Sorry, but He did. This time he followed through too. What about Jephthah? God is not innocent of this charge.

    What was God’s overriding, morally sufficient purpose for this act?

    “humans first began to understand that child sacrifice was wrong.”

    Really, you think that humans have the free will to decide for themselves what constitutes a morally wrong act? What need have we, then, of a moral law giver? Not only is He not the messenger, He isn’t even the source of human morality – we are.

    Back to my point about your position on biblical law; what use Exo 34 19:20 (The final draft of the Ten Commandments that the bible tells us were the ones put in the Ark of The Covenant) where God Himself writes the instruction that He wishes the first-born male child as a sacrifice?

    Why does Abraham get a pass on this, but no one else?

  2. Tris,

    If you don’t know where to start, you might consider reading the Old Testament for starters.

    What makes you think God approve of the incident with Jephthah’s daughter (Judges 11)? He doesn’t need to “get a pass” on this any more than anyone else does who does not approve of an immoral or unwise decision.

    I can’t make heads nor tails of your paragraph beginning “Really, …” Here’s a short answer in case I’m close to interpreting you correctly, though: Free will has nothing to do with what is or is not immoral, except that free will is a necessary condition for morally significant decision-making. And what you say about God not being the source of human morality is (a) an unsupported bare assertion and (b) irrelevant to the question in the OP and (c) false, for reasons that I have argued frequently here.

    Exodus 34:19-20 does not say that God wishes the first-born male as a sacrifice.

    What is my position on biblical law? See here, please.

  3. P.S. In response to a question you asked after posting your comment here, I haven’t blocked you. I was kind of curious myself why your comment got sent into moderation at first, and I haven’t figured it out yet. Certain key words will do that, but I don’t know what caused it this time.

  4. @Tris
    If you care to read carefully the text of Exodus regarding the firstborn children, you would see that it says back in
    Exodus 13:11-15

    Exodus 13:11–15 (NASB95)
    11 “Now when the LORD brings you to the land of the Canaanite, as He swore to you and to your fathers, and gives it to you,
    12 you shall devote to the LORD the first offspring of every womb, and the first offspring of every beast that you own; the males belong to the LORD.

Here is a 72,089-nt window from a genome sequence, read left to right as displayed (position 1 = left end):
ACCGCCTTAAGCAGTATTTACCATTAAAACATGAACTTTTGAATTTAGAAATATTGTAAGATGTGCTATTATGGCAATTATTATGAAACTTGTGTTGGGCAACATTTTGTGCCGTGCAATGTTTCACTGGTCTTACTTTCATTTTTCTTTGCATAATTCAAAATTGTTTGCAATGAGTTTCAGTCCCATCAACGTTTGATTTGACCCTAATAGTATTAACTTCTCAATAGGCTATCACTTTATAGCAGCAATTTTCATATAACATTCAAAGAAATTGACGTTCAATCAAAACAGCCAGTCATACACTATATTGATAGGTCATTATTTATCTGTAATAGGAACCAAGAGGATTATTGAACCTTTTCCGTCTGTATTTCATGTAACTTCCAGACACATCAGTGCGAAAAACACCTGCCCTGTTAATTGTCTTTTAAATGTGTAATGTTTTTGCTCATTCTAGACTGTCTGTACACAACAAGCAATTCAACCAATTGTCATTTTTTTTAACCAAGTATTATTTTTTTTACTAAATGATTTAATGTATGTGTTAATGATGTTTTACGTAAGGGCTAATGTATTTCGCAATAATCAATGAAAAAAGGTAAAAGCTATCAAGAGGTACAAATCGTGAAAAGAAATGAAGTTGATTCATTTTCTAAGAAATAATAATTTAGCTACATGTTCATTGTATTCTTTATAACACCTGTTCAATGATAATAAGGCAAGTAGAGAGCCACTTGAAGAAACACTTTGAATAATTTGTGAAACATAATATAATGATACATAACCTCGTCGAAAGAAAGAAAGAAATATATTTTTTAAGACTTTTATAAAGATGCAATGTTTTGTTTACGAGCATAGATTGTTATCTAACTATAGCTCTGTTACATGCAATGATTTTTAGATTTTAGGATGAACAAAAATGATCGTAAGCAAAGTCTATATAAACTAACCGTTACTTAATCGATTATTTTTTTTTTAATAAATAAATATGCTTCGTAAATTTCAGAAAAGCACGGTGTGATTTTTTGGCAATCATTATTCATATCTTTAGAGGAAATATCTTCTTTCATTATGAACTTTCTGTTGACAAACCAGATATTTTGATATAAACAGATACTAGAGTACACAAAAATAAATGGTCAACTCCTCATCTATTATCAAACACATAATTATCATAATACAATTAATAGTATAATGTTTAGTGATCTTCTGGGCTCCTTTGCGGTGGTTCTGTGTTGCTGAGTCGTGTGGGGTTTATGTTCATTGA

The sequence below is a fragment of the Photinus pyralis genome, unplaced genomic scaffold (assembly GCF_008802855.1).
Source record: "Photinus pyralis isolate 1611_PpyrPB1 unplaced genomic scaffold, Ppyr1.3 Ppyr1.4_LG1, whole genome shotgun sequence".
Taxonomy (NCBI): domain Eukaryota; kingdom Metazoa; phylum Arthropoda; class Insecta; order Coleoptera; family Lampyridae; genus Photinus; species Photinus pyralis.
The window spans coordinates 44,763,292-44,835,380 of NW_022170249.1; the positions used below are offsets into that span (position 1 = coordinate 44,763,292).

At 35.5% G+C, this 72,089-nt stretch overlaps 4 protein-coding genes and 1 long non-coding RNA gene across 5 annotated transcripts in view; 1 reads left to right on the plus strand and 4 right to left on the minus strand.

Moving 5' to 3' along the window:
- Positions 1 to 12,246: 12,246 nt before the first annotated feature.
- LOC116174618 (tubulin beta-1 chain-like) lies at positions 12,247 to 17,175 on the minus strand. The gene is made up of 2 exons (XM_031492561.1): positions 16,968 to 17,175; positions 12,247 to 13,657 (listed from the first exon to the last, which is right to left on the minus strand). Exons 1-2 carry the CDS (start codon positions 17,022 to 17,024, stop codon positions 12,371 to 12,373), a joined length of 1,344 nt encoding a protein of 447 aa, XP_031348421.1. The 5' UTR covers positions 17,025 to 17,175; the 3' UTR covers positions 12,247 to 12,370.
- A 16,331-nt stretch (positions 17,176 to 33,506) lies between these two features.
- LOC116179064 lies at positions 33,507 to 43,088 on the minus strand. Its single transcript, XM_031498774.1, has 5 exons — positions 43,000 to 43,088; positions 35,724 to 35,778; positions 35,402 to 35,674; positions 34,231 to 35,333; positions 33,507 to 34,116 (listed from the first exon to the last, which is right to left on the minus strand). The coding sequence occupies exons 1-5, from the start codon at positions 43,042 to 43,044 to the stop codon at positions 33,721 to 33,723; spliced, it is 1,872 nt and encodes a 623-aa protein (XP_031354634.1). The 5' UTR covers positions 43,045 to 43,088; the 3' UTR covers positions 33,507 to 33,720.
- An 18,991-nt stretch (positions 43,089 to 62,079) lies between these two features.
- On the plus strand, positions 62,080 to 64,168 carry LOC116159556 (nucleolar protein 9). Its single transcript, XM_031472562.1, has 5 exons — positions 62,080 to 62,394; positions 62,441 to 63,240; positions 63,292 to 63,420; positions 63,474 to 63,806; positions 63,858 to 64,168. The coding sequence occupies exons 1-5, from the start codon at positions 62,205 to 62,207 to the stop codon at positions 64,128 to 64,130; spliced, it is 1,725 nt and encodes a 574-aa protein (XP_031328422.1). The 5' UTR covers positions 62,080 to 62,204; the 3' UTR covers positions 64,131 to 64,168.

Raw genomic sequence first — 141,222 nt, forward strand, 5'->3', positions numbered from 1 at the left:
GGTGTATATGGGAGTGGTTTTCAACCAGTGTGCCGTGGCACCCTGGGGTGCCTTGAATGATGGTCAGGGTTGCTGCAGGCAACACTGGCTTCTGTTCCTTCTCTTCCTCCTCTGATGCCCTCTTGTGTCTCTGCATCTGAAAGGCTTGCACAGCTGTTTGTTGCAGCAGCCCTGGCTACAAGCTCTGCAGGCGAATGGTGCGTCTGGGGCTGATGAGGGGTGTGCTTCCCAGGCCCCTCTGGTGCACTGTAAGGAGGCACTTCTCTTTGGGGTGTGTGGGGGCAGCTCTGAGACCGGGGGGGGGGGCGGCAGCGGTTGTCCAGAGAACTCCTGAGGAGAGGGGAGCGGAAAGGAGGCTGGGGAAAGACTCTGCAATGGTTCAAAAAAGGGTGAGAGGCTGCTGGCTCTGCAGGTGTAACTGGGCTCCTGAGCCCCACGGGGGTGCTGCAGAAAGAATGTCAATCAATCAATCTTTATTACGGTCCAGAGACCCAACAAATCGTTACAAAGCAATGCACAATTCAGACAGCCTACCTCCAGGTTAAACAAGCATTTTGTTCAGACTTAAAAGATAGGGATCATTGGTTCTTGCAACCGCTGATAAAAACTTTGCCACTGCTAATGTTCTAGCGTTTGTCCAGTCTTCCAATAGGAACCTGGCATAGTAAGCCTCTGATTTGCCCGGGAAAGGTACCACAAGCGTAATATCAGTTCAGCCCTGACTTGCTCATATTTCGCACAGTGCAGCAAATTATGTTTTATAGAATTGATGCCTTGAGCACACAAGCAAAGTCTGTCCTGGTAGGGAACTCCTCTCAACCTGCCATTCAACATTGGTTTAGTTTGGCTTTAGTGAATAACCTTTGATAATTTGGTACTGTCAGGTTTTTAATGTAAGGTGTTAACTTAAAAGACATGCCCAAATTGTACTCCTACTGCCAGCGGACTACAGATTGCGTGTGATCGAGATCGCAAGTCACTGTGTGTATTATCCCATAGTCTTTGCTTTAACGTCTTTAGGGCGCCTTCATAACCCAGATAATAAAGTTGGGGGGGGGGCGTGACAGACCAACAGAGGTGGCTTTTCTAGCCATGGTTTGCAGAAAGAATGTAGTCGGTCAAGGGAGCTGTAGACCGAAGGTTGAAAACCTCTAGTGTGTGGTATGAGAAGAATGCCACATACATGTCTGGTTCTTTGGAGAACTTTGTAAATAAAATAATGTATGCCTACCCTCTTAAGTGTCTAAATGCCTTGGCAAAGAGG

13 “But every first offspring of a donkey you shall redeem with a lamb, but if you do not redeem it, then you shall break its neck; and every firstborn of man among your sons you shall redeem.
    14 “And it shall be when your son asks you in time to come, saying, ‘What is this?’ then you shall say to him, ‘With a powerful hand the LORD brought us out of Egypt, from the house of slavery.
    15 ‘It came about, when Pharaoh was stubborn about letting us go, that the LORD killed every firstborn in the land of Egypt, both the firstborn of man and the firstborn of beast. Therefore, I sacrifice to the LORD the males, the first offspring of every womb, but every firstborn of my sons I redeem.

    Tom also pulled in the complete text of Exodus 34:19-20, where it also instructs the Israelites to redeem the firstborn sons, ie, they were NOT to be sacrificed. Note that this applies only to the firstborn males – this law of dedication to the LORD does not apply to subsequent children (or the offspring of livestock, for that matter).

    The Law also continues on in Leviticus and it specifically says in Leviticus 18:21 and Leviticus 20:1-6 that the Israelites were NOT to offer their children to Molech – the punishment for doing so was death.

    Just go to, and do a search for Molech, or human sacrifice and you’ll see that there is a thread running through the OT prohibiting this detestable practice. In fact, after the nation divided into Israel (the northern kingdom) and Judah (the southern kingdom) in the time of Rehoboam (Solomon’s son), the northern kingdom especially ‘did what was evil in the sight of the LORD’ and followed the abominable practices of the surrounding pagan nations, including child sacrifice, and this was one of the reasons that God passed such harsh judgement on them (the southern kingdom eventually went too) by raising up Assyria to destroy the nation and carry the survivors off into exile (and the Babylonians for the southern kingdom).

    Jephthah is an exceptional case: (a) this occurs in the period of the Judges, a particularly dismal period in Israel’s history, when God repeatedly had to discipline them for not keeping His covenant (the Law of Moses), so whatever abominations were committed should not be taken as normative for Israel, and (b) Jephthah made an extremely stupid vow, which he was not required to make in the first place; if he actually did sacrifice his daughter (she may have simply remained unmarried and dedicated to the LORD’s service rather than being sacrificed), it does not imply that God approved of his act. It is there in the record, certainly as an example of what not to do.

    This seems to be a typical atheist ploy – proof-text with no regard to historical or literary contexts – why don’t you learn how to read the Bible first?
    Here, I’ll even give you a link to help you out…